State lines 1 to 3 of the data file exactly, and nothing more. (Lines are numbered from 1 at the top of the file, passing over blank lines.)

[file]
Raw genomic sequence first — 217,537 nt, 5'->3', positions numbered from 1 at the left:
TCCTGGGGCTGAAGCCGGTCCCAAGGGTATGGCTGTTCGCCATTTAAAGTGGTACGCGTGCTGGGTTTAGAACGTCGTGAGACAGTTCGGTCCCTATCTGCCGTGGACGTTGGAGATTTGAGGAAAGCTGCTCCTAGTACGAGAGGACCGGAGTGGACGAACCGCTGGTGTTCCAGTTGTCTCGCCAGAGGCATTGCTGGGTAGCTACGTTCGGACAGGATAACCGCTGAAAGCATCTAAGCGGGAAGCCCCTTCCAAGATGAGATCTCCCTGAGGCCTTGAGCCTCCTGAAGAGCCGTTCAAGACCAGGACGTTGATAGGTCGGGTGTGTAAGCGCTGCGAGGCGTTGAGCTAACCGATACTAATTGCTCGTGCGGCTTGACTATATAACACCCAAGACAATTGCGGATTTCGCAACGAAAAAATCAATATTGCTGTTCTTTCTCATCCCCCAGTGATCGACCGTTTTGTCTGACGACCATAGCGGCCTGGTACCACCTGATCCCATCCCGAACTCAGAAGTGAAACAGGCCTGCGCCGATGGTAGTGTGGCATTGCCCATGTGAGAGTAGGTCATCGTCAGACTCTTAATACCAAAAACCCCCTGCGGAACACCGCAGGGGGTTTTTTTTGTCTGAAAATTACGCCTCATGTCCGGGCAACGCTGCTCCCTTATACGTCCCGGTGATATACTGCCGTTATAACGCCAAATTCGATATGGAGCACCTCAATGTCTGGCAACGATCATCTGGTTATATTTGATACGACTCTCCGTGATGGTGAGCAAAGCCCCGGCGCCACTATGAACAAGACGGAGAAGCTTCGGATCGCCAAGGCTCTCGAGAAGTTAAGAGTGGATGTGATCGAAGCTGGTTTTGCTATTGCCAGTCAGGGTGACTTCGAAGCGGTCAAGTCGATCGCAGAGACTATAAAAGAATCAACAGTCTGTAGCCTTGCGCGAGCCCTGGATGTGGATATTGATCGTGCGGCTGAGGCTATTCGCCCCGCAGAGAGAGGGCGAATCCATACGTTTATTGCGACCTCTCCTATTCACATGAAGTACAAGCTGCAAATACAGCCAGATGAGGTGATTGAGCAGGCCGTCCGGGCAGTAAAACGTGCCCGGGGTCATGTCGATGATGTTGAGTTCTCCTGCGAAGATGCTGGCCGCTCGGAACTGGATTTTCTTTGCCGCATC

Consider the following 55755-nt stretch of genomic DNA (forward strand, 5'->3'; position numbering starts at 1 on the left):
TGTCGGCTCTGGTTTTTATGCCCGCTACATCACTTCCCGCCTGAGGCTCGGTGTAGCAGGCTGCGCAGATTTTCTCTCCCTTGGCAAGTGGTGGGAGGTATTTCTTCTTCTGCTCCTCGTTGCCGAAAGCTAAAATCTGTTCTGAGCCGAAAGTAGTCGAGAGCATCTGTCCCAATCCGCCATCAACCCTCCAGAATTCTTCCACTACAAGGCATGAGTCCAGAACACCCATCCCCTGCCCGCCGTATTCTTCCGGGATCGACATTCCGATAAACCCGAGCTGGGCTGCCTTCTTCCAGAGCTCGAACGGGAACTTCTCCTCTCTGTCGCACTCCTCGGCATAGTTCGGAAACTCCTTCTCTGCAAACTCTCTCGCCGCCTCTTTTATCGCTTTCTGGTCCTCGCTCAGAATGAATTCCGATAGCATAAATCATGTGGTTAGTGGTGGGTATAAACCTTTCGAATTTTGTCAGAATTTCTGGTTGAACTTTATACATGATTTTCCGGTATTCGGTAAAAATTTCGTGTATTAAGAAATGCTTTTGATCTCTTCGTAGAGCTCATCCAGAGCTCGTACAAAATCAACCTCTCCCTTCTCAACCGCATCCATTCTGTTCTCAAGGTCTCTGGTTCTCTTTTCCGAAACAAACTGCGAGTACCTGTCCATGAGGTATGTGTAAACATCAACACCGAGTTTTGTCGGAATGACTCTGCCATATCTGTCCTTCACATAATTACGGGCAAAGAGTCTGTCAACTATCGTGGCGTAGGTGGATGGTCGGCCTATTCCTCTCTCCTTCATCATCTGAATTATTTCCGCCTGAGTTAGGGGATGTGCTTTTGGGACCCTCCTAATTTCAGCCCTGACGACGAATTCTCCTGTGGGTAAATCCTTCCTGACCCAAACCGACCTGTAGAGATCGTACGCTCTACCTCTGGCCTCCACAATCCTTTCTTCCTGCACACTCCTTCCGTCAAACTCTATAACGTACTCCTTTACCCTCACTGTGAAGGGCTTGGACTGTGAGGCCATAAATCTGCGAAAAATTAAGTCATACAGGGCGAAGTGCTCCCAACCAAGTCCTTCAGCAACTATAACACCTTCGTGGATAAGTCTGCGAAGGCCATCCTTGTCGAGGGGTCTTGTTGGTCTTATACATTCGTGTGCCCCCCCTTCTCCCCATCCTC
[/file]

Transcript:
Raw genomic sequence first — 217,537 nt, 5'->3', positions numbered from 1 at the left:
TCCTGGGGCTGAAGCCGGTCCCAAGGGTATGGCTGTTCGCCATTTAAAGTGGTACGCGTGCTGGGTTTAGAACGTCGTGAGACAGTTCGGTCCCTATCTGCCGTGGACGTTGGAGATTTGAGGAAAGCTGCTCCTAGTACGAGAGGACCGGAGTGGACGAACCGCTGGTGTTCCAGTTGTCTCGCCAGAGGCATTGCTGGGTAGCTACGTTCGGACAGGATAACCGCTGAAAGCATCTAAGCGGGAAGCCCCTTCCAAGATGAGATCTCCCTGAGGCCTTGAGCCTCCTGAAGAGCCGTTCAAGACCAGGACGTTGATAGGTCGGGTGTGTAAGCGCTGCGAGGCGTTGAGCTAACCGATACTAATTGCTCGTGCGGCTTGACTATATAACACCCAAGACAATTGCGGATTTCGCAACGAAAAAATCAATATTGCTGTTCTTTCTCATCCCCCAGTGATCGACCGTTTTGTCTGACGACCATAGCGGCCTGGTACCACCTGATCCCATCCCGAACTCAGAAGTGAAACAGGCCTGCGCCGATGGTAGTGTGGCATTGCCCATGTGAGAGTAGGTCATCGTCAGACTCTTAATACCAAAAACCCCCTGCGGAACACCGCAGGGGGTTTTTTTTGTCTGAAAATTACGCCTCATGTCCGGGCAACGCTGCTCCCTTATACGTCCCGGTGATATACTGCCGTTATAACGCCAAATTCGATATGGAGCACCTCAATGTCTGGCAACGATCATCTGGTTATATTTGATACGACTCTCCGTGATGGTGAGCAAAGCCCCGGCGCCACTATGAACAAGACGGAGAAGCTTCGGATCGCCAAGGCTCTCGAGAAGTTAAGAGTGGATGTGATCGAAGCTGGTTTTGCTATTGCCAGTCAGGGTGACTTCGAAGCGGTCAAGTCGATCGCAGAGACTATAAAAGAATCAACAGTCTGTAGCCTTGCGCGAGCCCTGGATGTGGATATTGATCGTGCGGCTGAGGCTATTCGCCCCGCAGAGAGAGGGCGAATCCATACGTTTATTGCGACCTCTCCTATTCACATGAAGTACAAGCTGCAAATACAGCCAGATGAGGTGATTGAGCAGGCCGTCCGGGCAGTAAAACGTGCCCGGGGTCATGTCGATGATGTTGAGTTCTCCTGCGAAGATGCTGGCCGCTCGGAACTGGATTTTCTTTGCCGCATC

Consider the following 55755-nt stretch of genomic DNA (forward strand, 5'->3'; position numbering starts at 1 on the left):